Lysosomes play a critical role in cellular homeostasis by serving as the primary site of degradation through autophagy to provide essential resources for the cell (1–4). However, recent work has highlighted the role of the lysosome beyond a terminal degradative component. Instead, the lysosome has emerged as a central signaling hub of the cell, able to integrate multiple nutrient and stress signals to dynamically regulate cellular homeostasis (5). The signaling relationship between lysosomes and the endoplasmic reticulum (ER) is of particular interest because the lysosome serves primarily as a site for degradation of protein and lipids by autophagy, while the ER is a major site for protein and lipid synthesis. It is possible that there are interactions between the ER and lysosomes that coordinate their activities.
Similar to most organelle quality control, the relationship between the ER and lysosome is understood in the context of autophagic degradation of damaged organelles, or in this case “ER-phagy” (6). In ER-phagy, damaged ER are selectively degraded through autophagic mechanisms and delivered to the lysosome (6–9). However, these processes may require a particularly complex series of interactions between lysosomes and the damaged ER, because of the clear metabolic relationship between these two organelles. The first defense of ER health relies on the unfolded protein response (UPRER). Under conditions of ER stress, the UPRER activates several branches of ER quality control machineries, including ER-phagy, as well as transcriptional activation of chaperones, proteases, and other quality control factors (10, 11). While the UPRER can trigger autophagy in numerous ways [reviewed in (12)], how lysosomal function and quality can alter the UPRER and ER homeostasis beyond ER-phagy and in the context of nutrient signaling is not well understood. Through large-scale RNA interference (RNAi) screening of lysosomal genes, we identified LAAT-1, an exporter of the amino acids lysine and arginine from the lysosome, as a regulator of ER homeostasis through coordination of lysosomal amino acid recycling. Through additional screening of known amino acid transporters, we also identified SKAT-1, a glycine transporter, in functioning in a similar manner to LAAT-1 in regulating ER homeostasis.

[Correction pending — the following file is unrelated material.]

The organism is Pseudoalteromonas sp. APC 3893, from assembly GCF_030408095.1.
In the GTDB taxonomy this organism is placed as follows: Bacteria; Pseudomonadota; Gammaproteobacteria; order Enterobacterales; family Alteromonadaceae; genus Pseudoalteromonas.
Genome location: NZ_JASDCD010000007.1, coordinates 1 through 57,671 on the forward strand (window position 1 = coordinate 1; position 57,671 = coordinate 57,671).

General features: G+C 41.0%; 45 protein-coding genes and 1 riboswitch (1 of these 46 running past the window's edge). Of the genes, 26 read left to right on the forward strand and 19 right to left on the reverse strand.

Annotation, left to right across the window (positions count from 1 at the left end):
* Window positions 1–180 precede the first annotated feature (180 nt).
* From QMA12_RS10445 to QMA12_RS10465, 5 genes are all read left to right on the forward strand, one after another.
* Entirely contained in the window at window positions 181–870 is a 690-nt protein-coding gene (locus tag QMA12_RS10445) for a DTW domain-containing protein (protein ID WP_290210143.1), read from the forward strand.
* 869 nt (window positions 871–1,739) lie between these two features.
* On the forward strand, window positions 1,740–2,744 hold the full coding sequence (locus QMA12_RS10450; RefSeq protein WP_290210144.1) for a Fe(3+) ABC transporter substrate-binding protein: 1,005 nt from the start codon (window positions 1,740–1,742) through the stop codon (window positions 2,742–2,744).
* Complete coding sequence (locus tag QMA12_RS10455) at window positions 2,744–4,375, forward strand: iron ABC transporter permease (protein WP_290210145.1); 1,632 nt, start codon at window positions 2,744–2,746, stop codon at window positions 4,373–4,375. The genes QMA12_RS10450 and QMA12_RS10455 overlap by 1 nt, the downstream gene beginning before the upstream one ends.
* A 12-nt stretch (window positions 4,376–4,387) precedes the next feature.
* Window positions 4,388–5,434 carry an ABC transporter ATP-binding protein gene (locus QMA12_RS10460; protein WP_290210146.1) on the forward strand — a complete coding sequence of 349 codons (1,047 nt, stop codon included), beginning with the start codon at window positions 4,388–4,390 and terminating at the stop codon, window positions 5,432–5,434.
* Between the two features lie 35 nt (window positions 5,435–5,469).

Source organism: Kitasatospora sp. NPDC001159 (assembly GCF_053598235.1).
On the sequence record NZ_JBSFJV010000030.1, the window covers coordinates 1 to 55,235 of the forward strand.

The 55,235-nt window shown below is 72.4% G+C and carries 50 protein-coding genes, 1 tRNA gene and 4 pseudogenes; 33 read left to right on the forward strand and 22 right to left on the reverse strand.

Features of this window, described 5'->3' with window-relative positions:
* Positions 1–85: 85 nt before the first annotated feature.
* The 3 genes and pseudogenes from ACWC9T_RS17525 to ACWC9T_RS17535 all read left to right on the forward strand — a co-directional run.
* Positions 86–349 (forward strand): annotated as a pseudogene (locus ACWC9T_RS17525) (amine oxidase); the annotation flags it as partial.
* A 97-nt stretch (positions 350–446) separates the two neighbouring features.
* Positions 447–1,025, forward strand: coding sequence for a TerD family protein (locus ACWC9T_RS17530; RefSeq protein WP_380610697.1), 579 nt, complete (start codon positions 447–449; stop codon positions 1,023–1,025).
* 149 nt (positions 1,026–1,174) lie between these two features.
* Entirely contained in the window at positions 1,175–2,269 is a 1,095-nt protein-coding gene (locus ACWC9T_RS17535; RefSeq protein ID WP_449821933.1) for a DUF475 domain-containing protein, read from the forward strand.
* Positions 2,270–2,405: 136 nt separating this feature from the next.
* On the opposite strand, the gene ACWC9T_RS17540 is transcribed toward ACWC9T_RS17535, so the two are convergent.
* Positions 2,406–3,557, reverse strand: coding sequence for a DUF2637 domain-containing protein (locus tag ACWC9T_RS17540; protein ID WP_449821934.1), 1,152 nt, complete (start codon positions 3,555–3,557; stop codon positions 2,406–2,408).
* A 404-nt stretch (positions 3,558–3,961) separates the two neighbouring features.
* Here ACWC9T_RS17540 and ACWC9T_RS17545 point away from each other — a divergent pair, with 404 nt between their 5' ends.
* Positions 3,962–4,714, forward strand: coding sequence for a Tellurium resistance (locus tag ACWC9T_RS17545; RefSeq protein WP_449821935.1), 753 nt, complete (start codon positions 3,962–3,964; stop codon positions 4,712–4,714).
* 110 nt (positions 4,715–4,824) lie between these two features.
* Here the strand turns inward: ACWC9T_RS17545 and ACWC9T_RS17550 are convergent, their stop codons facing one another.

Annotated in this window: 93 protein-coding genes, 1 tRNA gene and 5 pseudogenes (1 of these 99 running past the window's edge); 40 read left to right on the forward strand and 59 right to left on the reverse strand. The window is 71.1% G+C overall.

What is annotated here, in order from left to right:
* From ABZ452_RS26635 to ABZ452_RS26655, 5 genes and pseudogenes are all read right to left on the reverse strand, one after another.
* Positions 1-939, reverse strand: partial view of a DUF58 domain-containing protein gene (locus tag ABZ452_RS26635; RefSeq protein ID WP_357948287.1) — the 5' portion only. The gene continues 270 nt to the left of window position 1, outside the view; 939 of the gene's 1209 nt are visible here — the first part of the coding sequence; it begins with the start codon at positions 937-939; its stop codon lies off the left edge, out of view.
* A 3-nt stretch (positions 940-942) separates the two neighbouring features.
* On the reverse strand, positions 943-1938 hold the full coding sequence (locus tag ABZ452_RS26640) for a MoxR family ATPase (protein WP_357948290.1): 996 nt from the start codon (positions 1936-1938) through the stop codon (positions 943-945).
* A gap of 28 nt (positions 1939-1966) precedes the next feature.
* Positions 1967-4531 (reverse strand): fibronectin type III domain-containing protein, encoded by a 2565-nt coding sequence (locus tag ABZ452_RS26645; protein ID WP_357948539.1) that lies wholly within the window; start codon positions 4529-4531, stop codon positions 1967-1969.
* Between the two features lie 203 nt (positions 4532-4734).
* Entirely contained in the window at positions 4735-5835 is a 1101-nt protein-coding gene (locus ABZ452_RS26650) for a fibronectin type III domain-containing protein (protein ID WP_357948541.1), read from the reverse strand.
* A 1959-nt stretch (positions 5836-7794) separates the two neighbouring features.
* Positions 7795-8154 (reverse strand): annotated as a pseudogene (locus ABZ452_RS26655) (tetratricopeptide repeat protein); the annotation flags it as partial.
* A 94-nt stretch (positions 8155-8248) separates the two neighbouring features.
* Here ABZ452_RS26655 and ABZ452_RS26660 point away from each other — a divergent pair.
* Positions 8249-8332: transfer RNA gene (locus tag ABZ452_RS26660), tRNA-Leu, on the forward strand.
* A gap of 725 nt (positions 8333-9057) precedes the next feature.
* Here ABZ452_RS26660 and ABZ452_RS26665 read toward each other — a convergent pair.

RNAi screening of lysosomal genes reveals LAAT-1 as a regulator of the UPRER
We performed an RNAi-based screen in Caenorhabditis elegans to identify lysosomal genes required for proper ER quality control (Fig. 1A). Specifically, we performed knockdown of ~600 lysosomal genes and tested their impact on UPRER induction under conditions of ER stress. ER stress was applied by inhibiting N-linked glycosylation of proteins using two methods: (i) chemical inhibition by the drug tunicamycin and (ii) inhibition by RNAi knockdown of tag-335, a gene essential for N-linked glycosylation of proteins in the ER. UPRER induction was measured using a transcriptional reporter, where green fluorescent protein (GFP) expression is driven under the promoter of hsp-4 (hsp-4p::GFP), a direct target of XBP-1s which is highly up-regulated under conditions of ER stress (13). The level of GFP expression serves as a qualitative and semiquantitative measure of UPRER induction. Through this screening effort, we identified several lysosomal genes that either suppress or enhance stress-induced UPRER (Fig. 1A).